Potential Hot Spots: October 27, 2002


Since gaining independence from France in 1960, the Central African Republic's national pastime has been a witch's brew of armed conflict, mutiny or coup attempts. Fighting in the capital, Bangui, started again around 17.00 on 25 October and continued into the next day. Rebels loyal to the deposed army chief of staff Francois Bozize fought President Ange-Felix Patasse's 800-strong personal guard and Libyan troops for control of the city's airport. About 200 Libyan soldiers are in the Central African Republic, overseeing Patasse's security since the failed May 2001 coup.

The rebels are based across the CAR's northern border in Chad and used confiscated civilian vehicles to travel south, attacking several towns on the 25th, enroute to Bangui. The state-run radio has been off the air since later that day and the capital's only private broadcaster (Radio Ndeke-Luka) was reporting that the rebels appear to have control of the northern-third of the city. 

Most of the CAR's 3,500-strong army was nowhere in sight, while a nephew of the president and four members of his presidential guard were killed in the fighting. There were also unconfirmed reports that Jean-Pierre Bemba's Movement for Congolese Liberation (MLC) had joined forces with the presidential guard and the Libyans to protect Patasse. This Congolese rebel group is based across the river in Gbadolite, northern DRCongo.

Residents claim that many of the assailants had long beards and were in civilian cloths, with bandanas and armbands to identify themselves to each other. The fighting has been described as periods of intense small arms fire, followed by lulls while both sides reload. Two French gendarmes were briefly held hostage on the 26th.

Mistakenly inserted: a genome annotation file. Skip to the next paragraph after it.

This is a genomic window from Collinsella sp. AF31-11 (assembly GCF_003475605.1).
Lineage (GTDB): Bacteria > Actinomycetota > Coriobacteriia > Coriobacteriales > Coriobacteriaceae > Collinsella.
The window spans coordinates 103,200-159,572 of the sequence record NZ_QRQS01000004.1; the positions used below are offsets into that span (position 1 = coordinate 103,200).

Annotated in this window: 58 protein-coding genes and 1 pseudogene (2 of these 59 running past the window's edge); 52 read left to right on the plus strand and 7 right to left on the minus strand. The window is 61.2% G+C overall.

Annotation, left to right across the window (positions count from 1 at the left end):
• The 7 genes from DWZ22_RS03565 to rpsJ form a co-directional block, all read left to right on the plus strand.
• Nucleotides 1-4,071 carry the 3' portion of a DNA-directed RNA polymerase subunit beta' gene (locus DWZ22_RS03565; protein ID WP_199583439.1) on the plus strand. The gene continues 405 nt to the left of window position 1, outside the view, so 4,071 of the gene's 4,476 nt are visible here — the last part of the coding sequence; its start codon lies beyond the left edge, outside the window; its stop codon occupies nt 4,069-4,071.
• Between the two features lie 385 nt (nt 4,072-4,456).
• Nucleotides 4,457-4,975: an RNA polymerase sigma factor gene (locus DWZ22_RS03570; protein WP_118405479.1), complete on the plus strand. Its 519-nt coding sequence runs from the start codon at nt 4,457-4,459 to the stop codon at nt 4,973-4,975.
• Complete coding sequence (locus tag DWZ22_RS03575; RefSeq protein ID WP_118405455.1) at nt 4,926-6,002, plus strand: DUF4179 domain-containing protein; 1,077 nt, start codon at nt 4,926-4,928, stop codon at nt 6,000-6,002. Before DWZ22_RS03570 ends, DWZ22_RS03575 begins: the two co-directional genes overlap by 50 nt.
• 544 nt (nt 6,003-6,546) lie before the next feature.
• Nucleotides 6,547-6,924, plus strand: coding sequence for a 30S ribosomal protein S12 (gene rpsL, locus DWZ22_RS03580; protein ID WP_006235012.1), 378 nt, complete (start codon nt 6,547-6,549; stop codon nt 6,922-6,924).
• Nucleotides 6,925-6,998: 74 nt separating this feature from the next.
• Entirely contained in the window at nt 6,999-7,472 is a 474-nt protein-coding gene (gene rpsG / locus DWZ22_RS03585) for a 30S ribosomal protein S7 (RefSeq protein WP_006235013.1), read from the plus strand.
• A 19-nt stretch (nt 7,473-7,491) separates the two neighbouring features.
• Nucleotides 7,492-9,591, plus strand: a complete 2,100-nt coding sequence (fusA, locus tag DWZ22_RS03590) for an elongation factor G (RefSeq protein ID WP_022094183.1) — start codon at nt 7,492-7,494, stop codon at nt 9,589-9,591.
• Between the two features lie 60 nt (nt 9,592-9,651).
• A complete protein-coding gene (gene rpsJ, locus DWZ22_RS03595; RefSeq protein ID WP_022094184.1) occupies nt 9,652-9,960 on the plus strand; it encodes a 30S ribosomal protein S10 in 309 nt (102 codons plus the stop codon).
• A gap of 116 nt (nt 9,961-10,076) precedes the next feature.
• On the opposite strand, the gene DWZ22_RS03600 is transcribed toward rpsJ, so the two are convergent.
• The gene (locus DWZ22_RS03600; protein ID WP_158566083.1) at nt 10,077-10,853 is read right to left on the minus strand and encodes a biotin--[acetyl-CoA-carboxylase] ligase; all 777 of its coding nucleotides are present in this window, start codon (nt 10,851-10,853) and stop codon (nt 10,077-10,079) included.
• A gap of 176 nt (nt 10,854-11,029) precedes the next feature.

One cause of the latest fighting is the 28 May 2001 coup d'etat attempt. The trial of some 700 defendants accused of plotting to oust Patasse opened on 22 August. At the beginning of October, a Bangui criminal court handed down sentences ranging from one year in prison to 10 years' hard labor against 30 people, most of them members of the armed forces, for "the crime of conspiracy and for desertion in time of war." Another 48 defendants were also acquitted for insufficient evidence. Around 615 of the accused were tried in absentia, having fled CAR after the abortive coup. Among those tried in absentia was former president Andre Kolingba, accused of being the mastermind of the failed putsch.

Two days before this most-recent bout of fighting, Bozize unexpectedly showed up in France (of all places). Bozize had fled to neighboring Chad in November 2001, to avoid being questioned about the abortive coup against Patasse and ever since then, tensions had steadily grown. Patesse accused Ndjamena of ignoring Bozize's cross-border raids into the CAR and to defuse the situation, Chadanian President Abdelaziz Bouteflika had agreed to resettle Bozize's resettlement in Algeria. Patasse even met the French ambassador posted to Bangui, to discuss Bozize. By legitimizing Bozize's move to the metropolitan mainland, this may indicate that France is tacitly approving action against Libyan expansionist moves across Africa. - Adam Geibel


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